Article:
So empower Millennials to be philanthropic on their own terms. They will likely be more excited to support an initiative if you offer them different ways to get involved before asking for a financial gift.
They give where they live: online
More than any generation before them, Millennials are accustomed to getting the things they want almost instantaneously. This isn’t a reflection of poor character – it’s just the reality of the world they live in.
For example, Postmates allows customers to order food off their smartphones to be delivered anywhere, anytime. Amazon Prime delivers orders in under two hours. And they’re just a button’s click from streaming any movie, TV show, album, or game directly to multiple devices.
There’s no doubt that these advancements in technology encourage Millennials to expect effortless, on-demand experiences when they purchase something, and giving is no different. Your young alumni are online, and it is an effective ecosystem for them to connect with the world around them.
Simply put: If you want to be a part of their world, you’ll want to be a part of the online space where they reside.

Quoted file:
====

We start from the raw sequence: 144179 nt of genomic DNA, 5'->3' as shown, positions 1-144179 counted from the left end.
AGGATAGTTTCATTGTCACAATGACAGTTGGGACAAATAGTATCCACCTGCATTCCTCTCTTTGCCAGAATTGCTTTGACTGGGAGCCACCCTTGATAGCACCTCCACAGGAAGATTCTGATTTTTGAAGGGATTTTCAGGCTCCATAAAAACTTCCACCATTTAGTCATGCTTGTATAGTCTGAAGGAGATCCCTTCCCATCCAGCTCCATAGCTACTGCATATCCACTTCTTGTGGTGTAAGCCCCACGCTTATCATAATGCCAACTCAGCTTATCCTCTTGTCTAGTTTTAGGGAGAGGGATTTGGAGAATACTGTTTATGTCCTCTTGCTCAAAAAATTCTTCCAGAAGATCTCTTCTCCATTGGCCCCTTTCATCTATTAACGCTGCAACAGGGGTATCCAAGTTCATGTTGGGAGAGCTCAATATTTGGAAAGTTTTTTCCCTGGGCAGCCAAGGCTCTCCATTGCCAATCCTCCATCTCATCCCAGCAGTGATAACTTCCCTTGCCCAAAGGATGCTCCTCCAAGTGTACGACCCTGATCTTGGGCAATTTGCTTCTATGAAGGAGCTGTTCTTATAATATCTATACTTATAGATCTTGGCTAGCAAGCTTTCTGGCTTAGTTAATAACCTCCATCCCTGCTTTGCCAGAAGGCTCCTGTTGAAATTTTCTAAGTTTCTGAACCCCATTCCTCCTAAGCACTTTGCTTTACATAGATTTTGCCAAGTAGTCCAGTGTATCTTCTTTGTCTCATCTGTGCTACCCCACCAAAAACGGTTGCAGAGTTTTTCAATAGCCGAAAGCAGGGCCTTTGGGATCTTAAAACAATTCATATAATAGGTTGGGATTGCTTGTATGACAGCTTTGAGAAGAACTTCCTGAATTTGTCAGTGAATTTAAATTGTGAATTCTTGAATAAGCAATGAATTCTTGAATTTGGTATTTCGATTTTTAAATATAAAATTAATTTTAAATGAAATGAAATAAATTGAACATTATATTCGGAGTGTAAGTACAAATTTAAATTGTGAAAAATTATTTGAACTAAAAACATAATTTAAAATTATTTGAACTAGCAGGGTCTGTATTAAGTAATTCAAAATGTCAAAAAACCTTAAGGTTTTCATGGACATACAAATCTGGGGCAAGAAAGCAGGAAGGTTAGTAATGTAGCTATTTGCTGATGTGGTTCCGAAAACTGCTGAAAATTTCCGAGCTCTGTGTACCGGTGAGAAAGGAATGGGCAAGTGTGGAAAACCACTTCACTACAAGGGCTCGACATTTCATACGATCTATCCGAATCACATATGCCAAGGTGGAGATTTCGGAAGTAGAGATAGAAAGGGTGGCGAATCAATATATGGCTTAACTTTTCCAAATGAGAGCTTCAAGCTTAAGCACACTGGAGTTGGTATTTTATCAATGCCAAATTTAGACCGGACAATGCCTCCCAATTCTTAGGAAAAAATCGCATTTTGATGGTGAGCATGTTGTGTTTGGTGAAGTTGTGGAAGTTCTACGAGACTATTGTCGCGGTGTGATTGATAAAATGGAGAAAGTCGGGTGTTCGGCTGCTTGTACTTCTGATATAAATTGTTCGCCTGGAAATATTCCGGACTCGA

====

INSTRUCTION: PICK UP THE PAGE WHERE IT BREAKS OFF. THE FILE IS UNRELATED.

Crowdfunding supports the quick and efficient online experience that your young alumni have come to expect. They want to learn about your initiative in their own time (ahem, your campaign page), and they want to give online (ahem ahem, your online donation field).
A gift’s impact
The future of giving is in showing your donors the impact of their gift. Studies have found that doing so not only increases donor happiness, but it engages the 57% of Millennials more likely to give when they can see how their donation makes a difference.
In one of our favorite fundraising studies by Evertrue, Steve Savage, Associate Vice President for Institutional Advancement at Ithaca College, puts it best:
“There’s greater skepticism about how money is spent. Young alumni want to see how their dollars are used. We have to realize donors want more control over their donations, and we need to show how that support impacts the day-to-day lives of our students.”
Reconnect and build trust with your students and young alumni by not just saying that their donation is valuable, but by showing how it will be used to better your campus, and more importantly, the student experience.
Crowdfunding is an incredible tool to show impact, whether you do so for your Annual Fund, a specific department on campus, or a social cause that your school would be excited to rally around. Creating a page where you transparently say, “this is the impact your gift could make,” could revolutionize the way your students and young alumni engage with your office and institution.